Dr. Rizzo is part of a consortia of 22 researchers who will collaborate with 98 patient advocacy groups to advance clinical research and investigate new treatments for children with rare diseases. The collaborations are made possible through $29 million in grants from the National Institutes of Health to expand the Rare Diseases Clinical Research Network, which is led by NIH's National Center for Advancing Translational Sciences (NCATS).
The Sterol and Isoprenoid Research Consortium (STAIR) studies a group of rare, inherited metabolic diseases that often go undiagnosed and have puzzling symptoms. Even after diagnosis, the diseases have no effective therapies. The consortium will uncover relevant knowledge that can advance the diagnosis and therapeutic options for patients with these rare diseases.
Some of the consortia include:
- Vanderbilt University, Nashville
- Baylor College of Medicine, Houston
- University of Miami
- University of California, San Francisco
- Fred Hutchinson Cancer Research Center, Seattle
- Emory University, Atlanta
- Mayo Clinic, Rochester, Minn.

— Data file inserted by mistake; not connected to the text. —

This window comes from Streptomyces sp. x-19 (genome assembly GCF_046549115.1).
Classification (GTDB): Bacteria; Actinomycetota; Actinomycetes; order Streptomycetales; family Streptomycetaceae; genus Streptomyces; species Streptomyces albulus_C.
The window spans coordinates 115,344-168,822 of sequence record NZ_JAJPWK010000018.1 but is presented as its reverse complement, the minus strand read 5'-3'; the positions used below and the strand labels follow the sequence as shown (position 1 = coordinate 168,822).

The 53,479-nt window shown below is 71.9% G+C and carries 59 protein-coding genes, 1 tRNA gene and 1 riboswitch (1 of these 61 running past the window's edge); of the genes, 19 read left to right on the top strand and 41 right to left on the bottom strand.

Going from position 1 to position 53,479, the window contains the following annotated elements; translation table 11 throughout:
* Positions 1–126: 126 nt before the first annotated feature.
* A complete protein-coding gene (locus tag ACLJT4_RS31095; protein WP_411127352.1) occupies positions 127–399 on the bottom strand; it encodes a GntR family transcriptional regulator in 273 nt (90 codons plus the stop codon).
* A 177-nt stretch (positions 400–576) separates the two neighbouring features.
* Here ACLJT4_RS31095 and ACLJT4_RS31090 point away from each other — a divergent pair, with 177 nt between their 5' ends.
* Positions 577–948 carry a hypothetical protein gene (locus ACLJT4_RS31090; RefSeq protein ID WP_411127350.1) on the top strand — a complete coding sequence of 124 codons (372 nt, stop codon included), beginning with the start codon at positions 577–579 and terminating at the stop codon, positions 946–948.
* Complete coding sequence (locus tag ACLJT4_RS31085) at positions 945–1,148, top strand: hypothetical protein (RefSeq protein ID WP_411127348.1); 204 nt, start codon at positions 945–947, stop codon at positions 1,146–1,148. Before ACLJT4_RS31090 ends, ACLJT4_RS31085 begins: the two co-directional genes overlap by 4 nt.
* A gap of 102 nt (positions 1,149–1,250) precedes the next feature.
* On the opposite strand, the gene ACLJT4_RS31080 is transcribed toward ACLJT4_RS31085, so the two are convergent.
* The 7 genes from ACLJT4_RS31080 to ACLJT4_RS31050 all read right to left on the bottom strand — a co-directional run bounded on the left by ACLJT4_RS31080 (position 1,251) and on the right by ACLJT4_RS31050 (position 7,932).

- Columbia University Health Sciences, New York
Dr. Rizzo said several of the diseases are so rare that between 500 and 1,000 children nationwide may be affected. Some diseases are even more rare than that, he added.
Dr. Rizzo will conduct clinical research studies with patients with the rare diseases using a network in the U.S. and internationally.
"New therapies require knowing the natural progression of the disease. We will learn what happens over time to patients -- medical problems and complications and what therapies will be required," said Dr. Rizzo, a professor of pediatrics and chair of the UNMC division of inherited metabolic diseases. "In many diseases, there's no specific therapy that works. A physician may see only one or two patients with this disease in the course of his or her career."
According to the NIH, there are several thousand rare diseases, of which only a few hundred have any treatments available. Combined, rare diseases affect an estimated 25 million Americans.
To develop new treatments, Dr. Rizzo said families with loved ones affected are critically important to learning more about the diseases.
"Patient advocacy groups help increase awareness of the diseases, support each other, raise funds and sponsor family meetings. They partner with us to identify new patients and help us design some studies. We recruit patients from all over the country," Dr. Rizzo said.
Some obstacles to developing rare disease treatments include difficulties in diagnosis, widely dispersed patients and scientific experts, a perception of high risk, and a lack of data from natural history studies, which follow a group of people with a specific medical condition over time.